dynamic type casting 
Author Message
 dynamic type casting

Hi.  I'm trying to figure out a way to dynamically cast pointers.  What
I'm doing now looks like this:

        int crt_node(LIST_TYP typ, void **p)
        {
                if (typ == DTL_LIST)         // for this particular type
                {                            // malloc with an approriate cast and size
                        if ((*p = (DTL *) malloc(sizeof(DTL))) == NULL)
                        {
                                return(ERROR);
                        }
                }
                .
                .  similar for several different types
                .
                return(OK);
        }

What I'd really like to see is something along the lines of

        if ((*p = (TYP_CAST(LIST_TYP) *) malloc(sizeof(TYP_CAST(LIST_TYP)))) == NULL)
        {
                return(ERROR);
        }
        return(OK);

Where TYP_CAST() is some sort of a macro expansion.  Any ideas?
Thanks in advance.

                                                                                                                                                                 Charles



Sun, 27 Apr 1997 03:40:39 GMT  
 dynamic type casting

Quote:

>Hi.  I'm trying to figure out a way to dynamically cast pointers.  What
>I'm doing now looks like this:
>    if ((*p = (DTL *) malloc(sizeof(DTL))) == NULL)
>What I'd really like to see is something along the lines of
>    if ((*p = (TYP_CAST(LIST_TYP) *) malloc(sizeof(TYP_CAST(LIST_TYP)))) == NULL)
>Where TYP_CAST() is some sort of a macro expansion.  Any ideas?
>Thanks in advance.

One idea: Forget about the type cast :-) . You can assign a void
pointer to any pointer type in C. malloc() returns a void pointer.
So?

Kurt
--
| Kurt Watzka                             Phone : +49-89-2180-2158




Sun, 27 Apr 1997 17:40:53 GMT  
 dynamic type casting

Quote:
> Hi.  I'm trying to figure out a way to dynamically cast pointers.  What
> I'm doing now looks like this:

    Could you not replace the function crt_node itself with a macro,
    like...

        #define CRT_NODE(typ)   malloc(sizeof(typ))

    Or just call malloc() directly instead of disguising it.

Quote:
> What I'd really like to see is something along the lines of

>    if ((*p = (TYP_CAST(LIST_TYP) *) malloc(sizeof(TYP_CAST(LIST_TYP)))) == NULL)

    I don't believe you can do the first bit, but it's probably not
    necessary anyway because malloc() is supposed to return a void *
    which does not require casting.

    Suppose you define your type values so that they can be used as an
    index into an array of type information. Then you can do something
    like...

        int     typesize[MAXTYPE] = { 2, 4, 2, ... };

        void    *crt_node(type) /*==================================*/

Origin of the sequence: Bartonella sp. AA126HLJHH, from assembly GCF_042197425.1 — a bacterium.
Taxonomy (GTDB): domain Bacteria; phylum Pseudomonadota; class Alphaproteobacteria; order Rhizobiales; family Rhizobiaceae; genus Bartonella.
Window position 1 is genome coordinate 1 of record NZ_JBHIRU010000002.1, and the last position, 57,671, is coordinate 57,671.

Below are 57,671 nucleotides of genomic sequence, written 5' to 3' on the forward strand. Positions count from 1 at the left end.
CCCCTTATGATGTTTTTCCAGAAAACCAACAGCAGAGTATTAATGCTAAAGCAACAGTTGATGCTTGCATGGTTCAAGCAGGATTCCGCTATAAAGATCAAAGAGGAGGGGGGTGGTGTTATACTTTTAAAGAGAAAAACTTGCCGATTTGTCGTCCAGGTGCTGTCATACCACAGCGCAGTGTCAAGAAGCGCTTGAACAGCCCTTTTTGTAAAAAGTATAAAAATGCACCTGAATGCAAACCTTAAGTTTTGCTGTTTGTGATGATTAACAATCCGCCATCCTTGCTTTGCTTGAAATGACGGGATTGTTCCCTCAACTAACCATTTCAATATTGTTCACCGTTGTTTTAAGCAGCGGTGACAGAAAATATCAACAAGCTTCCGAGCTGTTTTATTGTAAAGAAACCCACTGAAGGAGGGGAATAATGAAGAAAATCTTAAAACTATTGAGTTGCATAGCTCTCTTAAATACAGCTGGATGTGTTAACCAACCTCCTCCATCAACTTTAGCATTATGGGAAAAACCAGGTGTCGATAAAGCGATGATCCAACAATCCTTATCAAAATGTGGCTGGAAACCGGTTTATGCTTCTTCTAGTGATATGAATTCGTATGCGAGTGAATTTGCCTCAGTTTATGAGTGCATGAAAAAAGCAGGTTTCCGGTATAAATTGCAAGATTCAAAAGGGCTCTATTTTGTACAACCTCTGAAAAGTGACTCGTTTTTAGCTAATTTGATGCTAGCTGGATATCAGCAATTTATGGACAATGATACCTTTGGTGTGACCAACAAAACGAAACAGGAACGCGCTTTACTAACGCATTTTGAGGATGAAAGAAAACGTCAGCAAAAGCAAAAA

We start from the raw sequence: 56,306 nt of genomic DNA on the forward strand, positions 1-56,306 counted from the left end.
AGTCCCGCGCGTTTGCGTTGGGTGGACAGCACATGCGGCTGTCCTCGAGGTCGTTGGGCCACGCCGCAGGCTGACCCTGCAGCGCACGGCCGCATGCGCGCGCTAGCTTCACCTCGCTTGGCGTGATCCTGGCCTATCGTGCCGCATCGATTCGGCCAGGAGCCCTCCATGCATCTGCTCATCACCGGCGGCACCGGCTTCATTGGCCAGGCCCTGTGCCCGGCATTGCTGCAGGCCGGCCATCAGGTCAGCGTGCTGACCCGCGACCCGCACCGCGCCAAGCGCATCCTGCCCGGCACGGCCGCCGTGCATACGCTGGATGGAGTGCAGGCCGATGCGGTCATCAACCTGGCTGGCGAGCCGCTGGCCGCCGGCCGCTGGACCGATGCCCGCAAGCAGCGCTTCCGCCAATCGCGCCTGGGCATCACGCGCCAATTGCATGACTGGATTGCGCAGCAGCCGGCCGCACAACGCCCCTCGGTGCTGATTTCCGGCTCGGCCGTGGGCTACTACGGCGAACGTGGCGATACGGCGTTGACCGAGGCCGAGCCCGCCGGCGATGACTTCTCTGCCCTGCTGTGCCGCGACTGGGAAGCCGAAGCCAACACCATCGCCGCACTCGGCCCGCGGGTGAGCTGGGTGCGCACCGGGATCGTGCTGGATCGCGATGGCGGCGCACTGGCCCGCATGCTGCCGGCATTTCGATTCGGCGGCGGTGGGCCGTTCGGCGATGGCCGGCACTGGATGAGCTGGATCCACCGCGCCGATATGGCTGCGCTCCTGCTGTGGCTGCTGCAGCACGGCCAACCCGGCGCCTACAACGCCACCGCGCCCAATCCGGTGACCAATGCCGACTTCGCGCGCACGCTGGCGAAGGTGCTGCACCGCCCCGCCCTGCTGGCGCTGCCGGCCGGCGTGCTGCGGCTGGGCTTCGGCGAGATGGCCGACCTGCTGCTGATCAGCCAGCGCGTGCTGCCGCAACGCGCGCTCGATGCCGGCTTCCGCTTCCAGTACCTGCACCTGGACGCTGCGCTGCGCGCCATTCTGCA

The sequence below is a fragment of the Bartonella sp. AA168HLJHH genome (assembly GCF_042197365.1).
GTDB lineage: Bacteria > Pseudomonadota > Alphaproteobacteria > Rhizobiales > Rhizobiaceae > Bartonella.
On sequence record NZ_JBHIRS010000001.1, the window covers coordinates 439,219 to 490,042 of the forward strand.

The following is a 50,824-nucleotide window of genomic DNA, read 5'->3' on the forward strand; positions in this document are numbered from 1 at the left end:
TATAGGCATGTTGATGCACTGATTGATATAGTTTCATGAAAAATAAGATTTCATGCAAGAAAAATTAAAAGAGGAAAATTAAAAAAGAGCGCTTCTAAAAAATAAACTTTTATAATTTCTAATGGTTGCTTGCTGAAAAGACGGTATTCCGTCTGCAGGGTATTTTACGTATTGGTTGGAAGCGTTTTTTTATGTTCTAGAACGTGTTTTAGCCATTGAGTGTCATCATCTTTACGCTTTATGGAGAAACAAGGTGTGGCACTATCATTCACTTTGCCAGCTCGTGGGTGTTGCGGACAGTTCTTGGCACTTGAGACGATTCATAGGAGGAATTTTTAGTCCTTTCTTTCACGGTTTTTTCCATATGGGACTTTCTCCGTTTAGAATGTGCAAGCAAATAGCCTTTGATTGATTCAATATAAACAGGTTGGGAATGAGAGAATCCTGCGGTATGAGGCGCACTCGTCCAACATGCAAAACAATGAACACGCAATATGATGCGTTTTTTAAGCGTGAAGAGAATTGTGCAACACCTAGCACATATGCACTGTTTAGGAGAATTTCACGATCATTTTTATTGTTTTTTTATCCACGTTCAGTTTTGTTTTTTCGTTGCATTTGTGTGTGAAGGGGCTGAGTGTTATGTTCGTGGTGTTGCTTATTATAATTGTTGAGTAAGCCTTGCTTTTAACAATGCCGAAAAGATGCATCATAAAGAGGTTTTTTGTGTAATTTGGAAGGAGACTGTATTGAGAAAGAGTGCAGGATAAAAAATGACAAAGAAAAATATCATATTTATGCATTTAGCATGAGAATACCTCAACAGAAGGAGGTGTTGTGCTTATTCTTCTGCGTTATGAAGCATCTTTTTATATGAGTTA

int     type;
        {
            return( malloc(typesize[type]) );
        }

    The pointer value returned by malloc() can be used instead of your
    OK and ERROR definitions. Note that this is pretty silly code, and
    could easily be replaced with direct calls to malloc() unless you
    need the crt_node structure to fit into a function table someone
    else wrote.

Quote:
>                                                                                                                                                             Charles

--

***             Count Templar, ELITE, Cobra Mk III (FM-287)             ***


Mon, 28 Apr 1997 04:18:20 GMT  
 dynamic type casting

Quote:
>     The pointer value returned by malloc() can be used instead of your
>     OK and ERROR definitions.

It can, yes, but this is seriously dodgy advice.  You should never use a
return value for two purposes like this.  The fact that malloc() does is
a design defect of malloc().

--
Neil Gall                              Hewlett-Packard Ltd

Phone: +44 (0)131 331 7112   / / /_/   South Queensferry
Fax  : +44 (0)131 331 7488      /      Scotland   EH30 9TG



Fri, 02 May 1997 18:46:19 GMT  
 dynamic type casting

Quote:

> >     The pointer value returned by malloc() can be used instead of your
> >     OK and ERROR definitions.
> It can, yes, but this is seriously dodgy advice.  You should never use a
> return value for two purposes like this.  The fact that malloc() does is

    Is it really two purposes? The function is supposed to get a
    pointer. If the pointer is valid after the function is called,
    then it succeeded. If it is NULL, then it failed. I guess it's a
    matter of style, but checking the pointer directly is usually
    faster, I think, and because it involves less "things" and less
    indirection it may appear clearer to some people.

    There are some functions I've seen which return a 0 high word in
    the pointer value to indicate the value is not actually a pointer.
    I think that may be overdoing it, but fopen() and malloc() and so
    on seem to be pretty straightforward.

Quote:
> Neil Gall                              Hewlett-Packard Ltd

--

***             Count Templar, ELITE, Cobra Mk III (FM-287)             ***


Sat, 03 May 1997 17:26:52 GMT  
 
 [ 5 post ] 

 Relevant Pages 

1. Dynamic Type Casting at Runtime

2. Cast to a dynamic type?

3. dynamic casting (type known at runtime)

4. Storing a type for dynamic casts...

5. Type Casting between Base and Derived Type (Serialization of objects with Type members)

6. type casting to / from pointers to incomplete data types

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9. Casting to/from STL types to MFC types

10. Why can't overload type cast to base type (object)

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12. Dynamic Casting

 

 
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